Sun Yang Responds After Being Arrested for Driving Without a License

HANGZHOU, China, November 4. A day after being arrested for driving without a license, Olympic champion Sun Yang has apologized for the incident on the social media site Weibo. Additionally, Sun will spend seven days in jail as punishment for the offense.

“I should have been a role model as an athlete and a public figure but I failed in my responsibility,” Sun wrote. “I am deeply sorry for what I have done and will reflect on my behavior. Because I have been focusing on training and competition, I ignored learning some legal knowledge, which led to my mistake.”

According to, Sun had been driving a Porsche Cayenne he borrowed from a family member when a bus veered into his lane and rear-ended the Chinese star while trying to avoid an accident. It was later found that Sun had been driving without a license, which led to an unspecified fine and seven days in jail.

As we reported yesterday, Sun’s been finding himself in hot water all year long due to issues outside of the pool, but has continued to perform in the water. Ever since becoming the top Chinese male swimmer of all time with his two gold medals at the 2012 London Olympics, Sun has been under intense scrutiny back home. Even though he had an incredible year with a rare 400-800-1500 free world title sweep this summer in Barcelona, he did so amongst the backdrop of his country questioning his training methods as well as his choice of girlfriend.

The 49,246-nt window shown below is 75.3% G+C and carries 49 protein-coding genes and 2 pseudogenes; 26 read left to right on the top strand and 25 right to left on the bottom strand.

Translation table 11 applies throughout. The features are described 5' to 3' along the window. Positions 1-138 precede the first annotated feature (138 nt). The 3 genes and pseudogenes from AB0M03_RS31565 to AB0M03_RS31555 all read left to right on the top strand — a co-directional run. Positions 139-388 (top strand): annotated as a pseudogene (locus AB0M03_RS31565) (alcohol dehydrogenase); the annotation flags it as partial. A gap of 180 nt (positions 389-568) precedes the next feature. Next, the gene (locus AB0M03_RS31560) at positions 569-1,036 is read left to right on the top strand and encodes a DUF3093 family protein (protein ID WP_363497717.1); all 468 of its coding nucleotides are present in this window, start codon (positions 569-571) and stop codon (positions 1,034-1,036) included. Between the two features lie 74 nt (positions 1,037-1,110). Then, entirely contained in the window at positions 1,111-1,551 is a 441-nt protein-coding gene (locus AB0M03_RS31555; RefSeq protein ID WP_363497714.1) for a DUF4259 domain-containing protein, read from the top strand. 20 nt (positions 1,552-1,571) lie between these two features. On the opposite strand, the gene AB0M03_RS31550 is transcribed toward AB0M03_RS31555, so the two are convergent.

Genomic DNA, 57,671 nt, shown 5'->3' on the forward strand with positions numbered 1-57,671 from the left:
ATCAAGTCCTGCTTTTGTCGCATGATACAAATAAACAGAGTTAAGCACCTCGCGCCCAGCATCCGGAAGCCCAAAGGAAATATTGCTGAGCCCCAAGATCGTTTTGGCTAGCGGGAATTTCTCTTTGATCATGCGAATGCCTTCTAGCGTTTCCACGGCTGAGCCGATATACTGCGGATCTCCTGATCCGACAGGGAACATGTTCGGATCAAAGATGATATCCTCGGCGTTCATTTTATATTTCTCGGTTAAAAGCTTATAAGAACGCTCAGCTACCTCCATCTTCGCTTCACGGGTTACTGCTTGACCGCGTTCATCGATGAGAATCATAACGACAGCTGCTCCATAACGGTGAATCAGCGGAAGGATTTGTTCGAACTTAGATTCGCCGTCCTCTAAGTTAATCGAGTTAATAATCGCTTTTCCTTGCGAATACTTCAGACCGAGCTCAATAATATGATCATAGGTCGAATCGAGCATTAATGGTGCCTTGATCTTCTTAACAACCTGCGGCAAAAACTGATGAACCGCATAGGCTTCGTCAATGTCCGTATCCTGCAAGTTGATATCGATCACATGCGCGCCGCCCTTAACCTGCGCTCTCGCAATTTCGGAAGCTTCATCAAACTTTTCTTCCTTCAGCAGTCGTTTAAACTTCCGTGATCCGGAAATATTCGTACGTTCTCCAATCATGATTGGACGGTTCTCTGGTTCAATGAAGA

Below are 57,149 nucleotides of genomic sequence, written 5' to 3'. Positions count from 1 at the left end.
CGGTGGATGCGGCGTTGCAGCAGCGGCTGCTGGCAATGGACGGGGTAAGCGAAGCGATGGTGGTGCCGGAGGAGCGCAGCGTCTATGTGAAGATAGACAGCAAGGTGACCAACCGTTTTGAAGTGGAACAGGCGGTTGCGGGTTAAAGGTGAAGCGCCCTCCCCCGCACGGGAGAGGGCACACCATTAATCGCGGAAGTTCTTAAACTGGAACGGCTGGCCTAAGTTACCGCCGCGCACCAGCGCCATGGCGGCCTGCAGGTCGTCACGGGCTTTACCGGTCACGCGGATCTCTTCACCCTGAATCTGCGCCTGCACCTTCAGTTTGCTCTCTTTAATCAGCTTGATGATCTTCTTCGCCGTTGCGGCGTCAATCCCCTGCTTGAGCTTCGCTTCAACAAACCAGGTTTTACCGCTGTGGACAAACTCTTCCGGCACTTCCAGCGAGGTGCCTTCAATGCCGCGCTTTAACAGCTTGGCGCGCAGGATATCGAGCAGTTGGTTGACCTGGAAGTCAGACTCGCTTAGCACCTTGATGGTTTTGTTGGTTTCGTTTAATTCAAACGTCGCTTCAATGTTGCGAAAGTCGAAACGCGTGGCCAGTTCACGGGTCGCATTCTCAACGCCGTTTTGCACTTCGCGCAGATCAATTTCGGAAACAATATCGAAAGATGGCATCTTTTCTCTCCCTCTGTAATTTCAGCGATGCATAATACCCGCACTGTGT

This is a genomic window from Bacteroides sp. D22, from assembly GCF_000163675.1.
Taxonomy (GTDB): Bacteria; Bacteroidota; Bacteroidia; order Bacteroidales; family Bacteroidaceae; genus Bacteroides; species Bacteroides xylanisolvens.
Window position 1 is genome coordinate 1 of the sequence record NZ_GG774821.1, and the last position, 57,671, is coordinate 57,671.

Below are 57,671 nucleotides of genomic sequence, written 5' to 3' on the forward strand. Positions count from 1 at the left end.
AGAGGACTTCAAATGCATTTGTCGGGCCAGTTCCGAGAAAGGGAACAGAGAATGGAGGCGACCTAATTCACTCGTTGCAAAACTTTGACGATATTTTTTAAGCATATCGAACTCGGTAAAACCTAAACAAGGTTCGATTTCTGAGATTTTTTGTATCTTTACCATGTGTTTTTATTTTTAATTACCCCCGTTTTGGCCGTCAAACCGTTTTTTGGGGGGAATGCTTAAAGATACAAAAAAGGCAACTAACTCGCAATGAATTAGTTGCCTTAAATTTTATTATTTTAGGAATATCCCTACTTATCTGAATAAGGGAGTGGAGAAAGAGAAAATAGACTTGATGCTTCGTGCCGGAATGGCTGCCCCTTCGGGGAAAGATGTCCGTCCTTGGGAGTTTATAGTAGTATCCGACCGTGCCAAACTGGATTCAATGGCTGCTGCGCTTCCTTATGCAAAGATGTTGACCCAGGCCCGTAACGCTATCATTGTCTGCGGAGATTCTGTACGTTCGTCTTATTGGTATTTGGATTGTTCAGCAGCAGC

The Zhejiang Institute of Sports also banned him from business-related activities prior to the World Championships when he began missing practice due to sponsor obligations. Although, under the system set up in China, everyone involved in helping produce Sun still gets a piece of his earnings.

Sun’s situation in China is becoming reminiscent of Michael Phelps in the States. Phelps rarely ever let off-deck problems interfere with his swimming, but he certainly had some issues now and then with a DUI and a picture with a bong. So, these issues are not unprecedented for elite-level swimmers.